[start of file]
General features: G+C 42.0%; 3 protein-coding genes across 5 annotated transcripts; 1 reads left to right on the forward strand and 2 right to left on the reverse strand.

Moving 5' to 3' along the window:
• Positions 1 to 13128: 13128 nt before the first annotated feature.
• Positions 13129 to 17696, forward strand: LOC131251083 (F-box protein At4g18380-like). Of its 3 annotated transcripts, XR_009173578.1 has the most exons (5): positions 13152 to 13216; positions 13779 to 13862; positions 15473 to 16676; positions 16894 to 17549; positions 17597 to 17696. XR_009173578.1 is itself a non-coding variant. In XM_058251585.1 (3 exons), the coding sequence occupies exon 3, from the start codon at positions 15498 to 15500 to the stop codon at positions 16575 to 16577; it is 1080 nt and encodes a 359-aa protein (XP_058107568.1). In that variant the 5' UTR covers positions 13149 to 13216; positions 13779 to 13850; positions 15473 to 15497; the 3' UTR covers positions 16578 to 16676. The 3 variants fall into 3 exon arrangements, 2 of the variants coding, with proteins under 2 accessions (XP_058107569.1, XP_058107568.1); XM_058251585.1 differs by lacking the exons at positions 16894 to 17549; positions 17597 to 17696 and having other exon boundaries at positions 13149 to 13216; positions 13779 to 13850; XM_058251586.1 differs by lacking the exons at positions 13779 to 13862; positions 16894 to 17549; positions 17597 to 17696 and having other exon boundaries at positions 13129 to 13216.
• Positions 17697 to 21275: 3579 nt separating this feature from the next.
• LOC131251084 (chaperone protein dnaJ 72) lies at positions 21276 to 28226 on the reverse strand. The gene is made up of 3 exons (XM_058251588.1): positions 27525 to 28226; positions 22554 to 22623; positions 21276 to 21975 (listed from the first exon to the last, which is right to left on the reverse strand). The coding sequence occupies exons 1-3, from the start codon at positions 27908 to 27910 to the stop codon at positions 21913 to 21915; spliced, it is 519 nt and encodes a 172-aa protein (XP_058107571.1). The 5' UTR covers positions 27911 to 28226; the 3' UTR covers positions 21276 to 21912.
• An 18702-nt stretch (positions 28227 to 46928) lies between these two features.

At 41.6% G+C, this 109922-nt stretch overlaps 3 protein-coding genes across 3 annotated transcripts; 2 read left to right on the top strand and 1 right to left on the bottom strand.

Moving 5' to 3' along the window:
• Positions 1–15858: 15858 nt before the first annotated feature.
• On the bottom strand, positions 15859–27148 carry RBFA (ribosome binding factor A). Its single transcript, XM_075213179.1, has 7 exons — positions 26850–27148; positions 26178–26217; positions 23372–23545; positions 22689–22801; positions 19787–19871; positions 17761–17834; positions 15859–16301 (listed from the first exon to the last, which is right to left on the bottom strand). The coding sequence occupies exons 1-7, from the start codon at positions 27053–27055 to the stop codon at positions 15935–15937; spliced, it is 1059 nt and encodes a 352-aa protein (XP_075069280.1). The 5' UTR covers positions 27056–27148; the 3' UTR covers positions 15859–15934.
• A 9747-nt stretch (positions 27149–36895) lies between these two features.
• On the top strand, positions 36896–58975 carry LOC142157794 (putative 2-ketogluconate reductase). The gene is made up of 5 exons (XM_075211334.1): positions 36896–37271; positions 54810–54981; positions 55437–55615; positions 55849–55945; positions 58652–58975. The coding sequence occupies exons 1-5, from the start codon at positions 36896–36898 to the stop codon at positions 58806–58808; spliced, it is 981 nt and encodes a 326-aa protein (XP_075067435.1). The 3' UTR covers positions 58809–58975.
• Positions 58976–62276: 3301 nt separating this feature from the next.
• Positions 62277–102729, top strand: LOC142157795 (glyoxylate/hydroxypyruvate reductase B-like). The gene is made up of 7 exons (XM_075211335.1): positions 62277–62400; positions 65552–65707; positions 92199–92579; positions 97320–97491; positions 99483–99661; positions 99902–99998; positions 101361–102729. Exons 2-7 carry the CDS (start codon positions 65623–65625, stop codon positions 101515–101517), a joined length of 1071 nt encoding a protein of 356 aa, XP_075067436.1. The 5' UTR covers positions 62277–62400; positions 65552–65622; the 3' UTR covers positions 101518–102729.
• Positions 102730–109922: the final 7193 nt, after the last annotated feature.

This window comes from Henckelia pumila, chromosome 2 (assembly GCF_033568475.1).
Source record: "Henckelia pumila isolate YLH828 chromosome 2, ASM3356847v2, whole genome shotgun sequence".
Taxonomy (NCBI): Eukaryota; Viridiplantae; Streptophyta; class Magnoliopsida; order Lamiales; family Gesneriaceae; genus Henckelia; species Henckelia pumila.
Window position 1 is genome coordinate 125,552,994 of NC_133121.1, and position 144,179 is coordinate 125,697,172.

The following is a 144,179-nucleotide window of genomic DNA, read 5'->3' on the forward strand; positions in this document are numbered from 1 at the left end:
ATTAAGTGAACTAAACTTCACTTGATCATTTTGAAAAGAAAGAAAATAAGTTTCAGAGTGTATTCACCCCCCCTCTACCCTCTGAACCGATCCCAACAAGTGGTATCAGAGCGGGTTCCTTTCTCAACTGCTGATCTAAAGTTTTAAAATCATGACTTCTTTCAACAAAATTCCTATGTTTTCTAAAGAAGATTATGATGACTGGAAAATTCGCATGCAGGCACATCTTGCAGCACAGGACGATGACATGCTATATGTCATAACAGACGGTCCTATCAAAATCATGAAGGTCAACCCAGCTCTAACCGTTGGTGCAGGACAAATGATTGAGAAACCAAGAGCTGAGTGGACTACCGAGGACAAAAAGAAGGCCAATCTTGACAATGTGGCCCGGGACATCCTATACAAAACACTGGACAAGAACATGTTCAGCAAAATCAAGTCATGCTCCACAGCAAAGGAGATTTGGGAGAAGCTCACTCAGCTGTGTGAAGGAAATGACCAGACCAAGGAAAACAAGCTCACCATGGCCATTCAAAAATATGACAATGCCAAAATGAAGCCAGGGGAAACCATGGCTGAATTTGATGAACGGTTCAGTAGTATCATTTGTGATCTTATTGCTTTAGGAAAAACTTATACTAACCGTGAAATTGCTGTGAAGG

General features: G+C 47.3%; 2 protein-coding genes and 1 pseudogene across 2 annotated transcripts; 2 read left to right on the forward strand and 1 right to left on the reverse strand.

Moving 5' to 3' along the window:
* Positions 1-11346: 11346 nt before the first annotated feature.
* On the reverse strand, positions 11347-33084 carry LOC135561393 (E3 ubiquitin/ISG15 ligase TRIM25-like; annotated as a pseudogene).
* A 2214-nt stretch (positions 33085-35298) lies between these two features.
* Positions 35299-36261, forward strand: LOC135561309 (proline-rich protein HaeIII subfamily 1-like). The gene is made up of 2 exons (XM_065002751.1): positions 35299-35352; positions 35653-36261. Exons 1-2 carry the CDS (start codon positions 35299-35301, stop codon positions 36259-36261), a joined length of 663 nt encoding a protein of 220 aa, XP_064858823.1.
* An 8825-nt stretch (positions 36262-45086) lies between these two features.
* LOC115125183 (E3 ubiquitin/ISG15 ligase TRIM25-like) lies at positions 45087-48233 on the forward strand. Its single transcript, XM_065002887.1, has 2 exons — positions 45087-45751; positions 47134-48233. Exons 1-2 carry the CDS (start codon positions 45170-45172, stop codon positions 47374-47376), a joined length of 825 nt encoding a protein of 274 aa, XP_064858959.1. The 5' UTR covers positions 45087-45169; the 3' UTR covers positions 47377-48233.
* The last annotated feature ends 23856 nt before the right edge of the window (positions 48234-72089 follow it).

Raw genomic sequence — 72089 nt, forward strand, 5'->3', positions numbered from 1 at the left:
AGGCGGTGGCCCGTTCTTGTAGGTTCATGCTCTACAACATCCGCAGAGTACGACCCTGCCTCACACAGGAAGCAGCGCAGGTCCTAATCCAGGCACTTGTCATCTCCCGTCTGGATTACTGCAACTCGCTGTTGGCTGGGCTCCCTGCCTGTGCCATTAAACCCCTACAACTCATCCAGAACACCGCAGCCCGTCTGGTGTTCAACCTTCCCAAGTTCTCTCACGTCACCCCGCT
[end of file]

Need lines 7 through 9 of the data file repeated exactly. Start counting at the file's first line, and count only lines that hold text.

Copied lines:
• An 18702-nt stretch (positions 28227 to 46928) lies between these two features.

At 41.6% G+C, this 109922-nt stretch overlaps 3 protein-coding genes across 3 annotated transcripts; 2 read left to right on the top strand and 1 right to left on the bottom strand.

Moving 5' to 3' along the window: